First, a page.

Hormonal Fluctuations and Periodontal Health

A smile is the first trait that communicates a woman’s happiness and confidence; if you wish to keep your winning smile out in front, you will want to take special care of what’s behind it – your periodontal (gum) health.

Periodontal health is connected to a woman’s overall health. As your health care needs change throughout your life, during puberty, pregnancy and menopause, your oral care needs may change too. Hormonal fluctuations during these times may affect your gum tissue and the underlying bone that supports your teeth. These changes may increase your susceptibility to periodontal disease and require you to take special care of your oral health.

What is Periodontal Disease?

Periodontal diseases are chronic bacterial infections that cause redness and inflammation. This inflammation damages the gums and bones supporting the teeth and if left untreated can lead to tooth loss. Furthermore, this infection can travel throughout the body. In fact, periodontal diseases have been linked to other inflammatory conditions such as cardiovascular disease, and diabetes

The main cause of periodontal diseases is bacteria in dental plaque, a sticky colorless film that constantly forms on your teeth. Plaque buildup can lead to the earliest form of the disease, gingivitis. During this stage, gum tissue can swell, turn red, and bleed easily. Gingivitis is reversible with professional treatment

and good at-home oral hygiene. Without this care, you put yourself at risk for more severe forms of periodontal disease.

Gum Care During Puberty

When a young woman enters puberty, the production of sex hormones, such as progesterone and estrogen increase. These elevated hormone levels may cause gum sensitivity and lead to a greater reaction to any irritation, including plaque. Gums can become swollen, turn red, and may feel tender.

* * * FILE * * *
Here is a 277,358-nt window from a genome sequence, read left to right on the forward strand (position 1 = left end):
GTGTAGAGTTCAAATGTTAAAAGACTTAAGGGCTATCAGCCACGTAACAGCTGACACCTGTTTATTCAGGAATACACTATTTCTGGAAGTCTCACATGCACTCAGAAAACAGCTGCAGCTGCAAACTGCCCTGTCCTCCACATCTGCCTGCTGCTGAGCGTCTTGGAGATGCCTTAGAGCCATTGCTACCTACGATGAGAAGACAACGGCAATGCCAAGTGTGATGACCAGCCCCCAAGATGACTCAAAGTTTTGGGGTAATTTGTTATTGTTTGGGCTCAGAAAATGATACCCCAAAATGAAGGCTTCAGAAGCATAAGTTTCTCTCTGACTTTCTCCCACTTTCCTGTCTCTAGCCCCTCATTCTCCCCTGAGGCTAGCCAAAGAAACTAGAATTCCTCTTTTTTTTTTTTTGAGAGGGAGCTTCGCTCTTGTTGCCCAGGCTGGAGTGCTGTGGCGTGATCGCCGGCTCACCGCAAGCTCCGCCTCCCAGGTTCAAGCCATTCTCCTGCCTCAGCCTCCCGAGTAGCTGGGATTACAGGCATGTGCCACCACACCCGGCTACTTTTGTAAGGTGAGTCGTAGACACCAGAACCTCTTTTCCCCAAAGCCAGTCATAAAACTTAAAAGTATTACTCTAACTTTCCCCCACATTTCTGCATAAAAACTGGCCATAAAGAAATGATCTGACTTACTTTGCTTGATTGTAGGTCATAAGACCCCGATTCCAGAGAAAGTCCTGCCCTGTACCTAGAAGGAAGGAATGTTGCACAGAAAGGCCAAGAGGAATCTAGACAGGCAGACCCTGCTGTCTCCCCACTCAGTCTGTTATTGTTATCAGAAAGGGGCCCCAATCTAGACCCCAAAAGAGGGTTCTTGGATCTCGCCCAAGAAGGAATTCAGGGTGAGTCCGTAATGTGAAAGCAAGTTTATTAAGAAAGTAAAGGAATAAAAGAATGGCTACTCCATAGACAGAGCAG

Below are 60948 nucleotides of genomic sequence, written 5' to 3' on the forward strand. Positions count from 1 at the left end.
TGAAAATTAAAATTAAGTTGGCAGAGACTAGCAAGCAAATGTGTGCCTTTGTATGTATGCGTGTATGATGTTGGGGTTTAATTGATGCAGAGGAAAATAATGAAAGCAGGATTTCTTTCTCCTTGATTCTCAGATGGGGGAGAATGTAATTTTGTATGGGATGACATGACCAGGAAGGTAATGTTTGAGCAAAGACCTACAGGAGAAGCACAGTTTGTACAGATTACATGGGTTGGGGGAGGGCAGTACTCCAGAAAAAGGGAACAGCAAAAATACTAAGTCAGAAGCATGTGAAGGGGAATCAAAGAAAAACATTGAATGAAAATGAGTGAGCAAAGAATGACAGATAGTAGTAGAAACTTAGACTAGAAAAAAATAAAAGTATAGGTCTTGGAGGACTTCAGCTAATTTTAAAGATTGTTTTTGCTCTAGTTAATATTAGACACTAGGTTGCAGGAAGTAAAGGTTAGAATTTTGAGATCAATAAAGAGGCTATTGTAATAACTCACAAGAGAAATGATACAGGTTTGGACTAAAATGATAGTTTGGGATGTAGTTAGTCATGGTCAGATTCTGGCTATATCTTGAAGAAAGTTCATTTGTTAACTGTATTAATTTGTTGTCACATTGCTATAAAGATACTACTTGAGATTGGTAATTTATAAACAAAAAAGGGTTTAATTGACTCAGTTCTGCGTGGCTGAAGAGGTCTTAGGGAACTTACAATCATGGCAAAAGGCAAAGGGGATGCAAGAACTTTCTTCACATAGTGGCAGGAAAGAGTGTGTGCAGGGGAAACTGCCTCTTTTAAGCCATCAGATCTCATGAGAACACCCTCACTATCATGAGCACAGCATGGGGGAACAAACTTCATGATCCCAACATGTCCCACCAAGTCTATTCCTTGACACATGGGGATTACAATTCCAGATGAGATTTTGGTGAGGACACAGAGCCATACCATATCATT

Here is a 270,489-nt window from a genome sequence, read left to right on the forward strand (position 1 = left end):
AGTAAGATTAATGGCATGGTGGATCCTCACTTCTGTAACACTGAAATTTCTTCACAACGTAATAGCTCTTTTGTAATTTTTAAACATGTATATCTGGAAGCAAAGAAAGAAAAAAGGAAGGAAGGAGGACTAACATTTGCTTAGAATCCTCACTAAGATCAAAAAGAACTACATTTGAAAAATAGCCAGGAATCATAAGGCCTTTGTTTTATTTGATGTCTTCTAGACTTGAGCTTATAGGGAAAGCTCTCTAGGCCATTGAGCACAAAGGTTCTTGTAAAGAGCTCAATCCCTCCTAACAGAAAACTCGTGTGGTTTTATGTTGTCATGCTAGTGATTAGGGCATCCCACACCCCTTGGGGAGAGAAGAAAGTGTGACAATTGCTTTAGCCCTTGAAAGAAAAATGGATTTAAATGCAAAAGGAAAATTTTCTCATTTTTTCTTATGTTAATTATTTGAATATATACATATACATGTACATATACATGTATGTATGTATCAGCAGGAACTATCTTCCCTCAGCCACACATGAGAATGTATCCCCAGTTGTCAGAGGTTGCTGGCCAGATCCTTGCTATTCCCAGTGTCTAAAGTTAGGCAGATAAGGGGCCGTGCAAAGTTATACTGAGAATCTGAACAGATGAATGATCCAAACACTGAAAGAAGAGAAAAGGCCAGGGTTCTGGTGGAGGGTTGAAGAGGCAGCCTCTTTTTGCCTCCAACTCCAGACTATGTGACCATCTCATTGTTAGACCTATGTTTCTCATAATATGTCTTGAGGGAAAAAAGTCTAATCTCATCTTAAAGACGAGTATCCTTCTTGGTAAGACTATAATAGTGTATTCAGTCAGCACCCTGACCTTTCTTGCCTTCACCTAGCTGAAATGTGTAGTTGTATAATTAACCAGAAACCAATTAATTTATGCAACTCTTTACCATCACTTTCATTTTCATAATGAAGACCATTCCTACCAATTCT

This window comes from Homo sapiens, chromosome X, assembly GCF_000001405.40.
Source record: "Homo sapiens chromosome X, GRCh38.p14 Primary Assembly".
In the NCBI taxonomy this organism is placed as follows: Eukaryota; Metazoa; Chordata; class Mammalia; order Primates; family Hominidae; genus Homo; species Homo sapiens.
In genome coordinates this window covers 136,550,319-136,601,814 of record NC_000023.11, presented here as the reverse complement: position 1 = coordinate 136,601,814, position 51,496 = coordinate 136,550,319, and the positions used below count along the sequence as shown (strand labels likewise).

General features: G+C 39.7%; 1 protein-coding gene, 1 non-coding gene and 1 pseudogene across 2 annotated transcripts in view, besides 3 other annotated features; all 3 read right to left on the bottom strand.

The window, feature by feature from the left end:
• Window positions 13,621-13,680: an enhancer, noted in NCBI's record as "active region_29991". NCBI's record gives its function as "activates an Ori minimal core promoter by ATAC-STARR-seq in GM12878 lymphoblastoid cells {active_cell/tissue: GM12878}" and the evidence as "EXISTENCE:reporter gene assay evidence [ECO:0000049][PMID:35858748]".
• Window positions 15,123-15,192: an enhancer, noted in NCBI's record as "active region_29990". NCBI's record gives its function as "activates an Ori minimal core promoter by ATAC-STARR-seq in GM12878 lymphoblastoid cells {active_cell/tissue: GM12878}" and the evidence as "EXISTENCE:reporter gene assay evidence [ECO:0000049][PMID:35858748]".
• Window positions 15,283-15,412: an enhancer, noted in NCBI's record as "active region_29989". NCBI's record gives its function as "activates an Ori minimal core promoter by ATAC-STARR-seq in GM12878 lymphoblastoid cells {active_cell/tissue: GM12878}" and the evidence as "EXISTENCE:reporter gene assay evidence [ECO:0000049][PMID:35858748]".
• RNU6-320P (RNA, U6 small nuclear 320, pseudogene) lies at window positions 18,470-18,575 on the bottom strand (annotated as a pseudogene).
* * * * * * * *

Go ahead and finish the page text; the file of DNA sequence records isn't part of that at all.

Pregnancy and Gum Disease

Any infection, including gum infection during pregnancy, may put you at a significant risk of delivering a preterm, low birthweight baby. In fact, periodontal inflammation may play a role in developing preeclampsia, a serious condition that affects approximately 5% of U.S. pregnancies. The risk is too great to take a chance, so be sure to include periodontal health as part of your overall prenatal care.

If you are pregnant and have been diagnosed with periodontal disease, a simple non-surgical procedure called scaling and root planning performed by an experienced Periodontist may significantly reduce your chances of complications.

Infertility Treatment

Women undergoing infertility treatment who are subjected to ovulation induction for more than three menstrual cycles have higher levels of gingival (gum) inflammation and bleeding. Since periodontal diseases are chronic bacterial infections, a periodontal examination is recommended during the course of your infertility treatment. Medications including Oral Contraceptives

Synthetic hormones in oral contraceptives are designed to mimic pregnancy and may cause your gums to turn red, bleed, and swell.